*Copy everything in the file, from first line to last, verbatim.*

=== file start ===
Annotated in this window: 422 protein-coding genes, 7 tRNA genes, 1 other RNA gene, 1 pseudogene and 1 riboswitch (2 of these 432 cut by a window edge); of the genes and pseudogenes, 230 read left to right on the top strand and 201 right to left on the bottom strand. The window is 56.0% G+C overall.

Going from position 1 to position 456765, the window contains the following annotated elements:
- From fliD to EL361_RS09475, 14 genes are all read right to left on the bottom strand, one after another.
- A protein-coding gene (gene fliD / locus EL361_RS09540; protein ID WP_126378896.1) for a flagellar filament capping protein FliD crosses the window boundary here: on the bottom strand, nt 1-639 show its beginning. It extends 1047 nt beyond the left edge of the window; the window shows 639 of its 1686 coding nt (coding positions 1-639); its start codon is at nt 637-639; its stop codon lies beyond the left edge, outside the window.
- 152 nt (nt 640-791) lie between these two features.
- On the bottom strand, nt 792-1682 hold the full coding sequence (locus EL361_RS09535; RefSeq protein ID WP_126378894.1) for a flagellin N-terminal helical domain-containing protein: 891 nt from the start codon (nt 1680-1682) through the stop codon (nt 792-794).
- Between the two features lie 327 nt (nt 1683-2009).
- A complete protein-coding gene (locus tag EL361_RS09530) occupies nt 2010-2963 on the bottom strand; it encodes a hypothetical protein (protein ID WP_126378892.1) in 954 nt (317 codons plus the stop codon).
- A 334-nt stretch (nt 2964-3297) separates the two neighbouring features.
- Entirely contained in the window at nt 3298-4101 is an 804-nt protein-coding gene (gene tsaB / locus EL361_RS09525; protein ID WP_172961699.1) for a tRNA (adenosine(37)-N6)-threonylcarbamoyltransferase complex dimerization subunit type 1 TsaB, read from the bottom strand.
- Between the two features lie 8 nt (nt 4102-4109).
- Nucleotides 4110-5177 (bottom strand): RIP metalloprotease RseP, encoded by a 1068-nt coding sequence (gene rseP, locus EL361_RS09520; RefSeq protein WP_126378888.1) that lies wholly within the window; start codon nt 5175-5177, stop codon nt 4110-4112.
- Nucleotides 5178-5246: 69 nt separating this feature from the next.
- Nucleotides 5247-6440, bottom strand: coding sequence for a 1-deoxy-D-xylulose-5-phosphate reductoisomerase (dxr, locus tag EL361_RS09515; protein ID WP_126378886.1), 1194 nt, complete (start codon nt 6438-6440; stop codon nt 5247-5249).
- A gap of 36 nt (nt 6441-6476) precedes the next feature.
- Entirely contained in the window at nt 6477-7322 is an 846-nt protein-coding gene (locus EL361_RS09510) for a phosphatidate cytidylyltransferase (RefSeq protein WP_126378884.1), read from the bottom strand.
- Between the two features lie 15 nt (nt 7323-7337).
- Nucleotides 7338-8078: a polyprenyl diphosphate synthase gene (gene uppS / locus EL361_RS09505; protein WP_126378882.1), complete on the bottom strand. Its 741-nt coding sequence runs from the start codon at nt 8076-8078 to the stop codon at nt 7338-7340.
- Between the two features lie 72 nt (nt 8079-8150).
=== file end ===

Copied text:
Annotated in this window: 422 protein-coding genes, 7 tRNA genes, 1 other RNA gene, 1 pseudogene and 1 riboswitch (2 of these 432 cut by a window edge); of the genes and pseudogenes, 230 read left to right on the top strand and 201 right to left on the bottom strand. The window is 56.0% G+C overall.

Going from position 1 to position 456765, the window contains the following annotated elements:
- From fliD to EL361_RS09475, 14 genes are all read right to left on the bottom strand, one after another.
- A protein-coding gene (gene fliD / locus EL361_RS09540; protein ID WP_126378896.1) for a flagellar filament capping protein FliD crosses the window boundary here: on the bottom strand, nt 1-639 show its beginning. It extends 1047 nt beyond the left edge of the window; the window shows 639 of its 1686 coding nt (coding positions 1-639); its start codon is at nt 637-639; its stop codon lies beyond the left edge, outside the window.
- 152 nt (nt 640-791) lie between these two features.
- On the bottom strand, nt 792-1682 hold the full coding sequence (locus EL361_RS09535; RefSeq protein ID WP_126378894.1) for a flagellin N-terminal helical domain-containing protein: 891 nt from the start codon (nt 1680-1682) through the stop codon (nt 792-794).
- Between the two features lie 327 nt (nt 1683-2009).
- A complete protein-coding gene (locus tag EL361_RS09530) occupies nt 2010-2963 on the bottom strand; it encodes a hypothetical protein (protein ID WP_126378892.1) in 954 nt (317 codons plus the stop codon).
- A 334-nt stretch (nt 2964-3297) separates the two neighbouring features.
- Entirely contained in the window at nt 3298-4101 is an 804-nt protein-coding gene (gene tsaB / locus EL361_RS09525; protein ID WP_172961699.1) for a tRNA (adenosine(37)-N6)-threonylcarbamoyltransferase complex dimerization subunit type 1 TsaB, read from the bottom strand.
- Between the two features lie 8 nt (nt 4102-4109).
- Nucleotides 4110-5177 (bottom strand): RIP metalloprotease RseP, encoded by a 1068-nt coding sequence (gene rseP, locus EL361_RS09520; RefSeq protein WP_126378888.1) that lies wholly within the window; start codon nt 5175-5177, stop codon nt 4110-4112.
- Nucleotides 5178-5246: 69 nt separating this feature from the next.
- Nucleotides 5247-6440, bottom strand: coding sequence for a 1-deoxy-D-xylulose-5-phosphate reductoisomerase (dxr, locus tag EL361_RS09515; protein ID WP_126378886.1), 1194 nt, complete (start codon nt 6438-6440; stop codon nt 5247-5249).
- A gap of 36 nt (nt 6441-6476) precedes the next feature.
- Entirely contained in the window at nt 6477-7322 is an 846-nt protein-coding gene (locus EL361_RS09510) for a phosphatidate cytidylyltransferase (RefSeq protein WP_126378884.1), read from the bottom strand.
- Between the two features lie 15 nt (nt 7323-7337).
- Nucleotides 7338-8078: a polyprenyl diphosphate synthase gene (gene uppS / locus EL361_RS09505; protein WP_126378882.1), complete on the bottom strand. Its 741-nt coding sequence runs from the start codon at nt 8076-8078 to the stop codon at nt 7338-7340.
- Between the two features lie 72 nt (nt 8079-8150).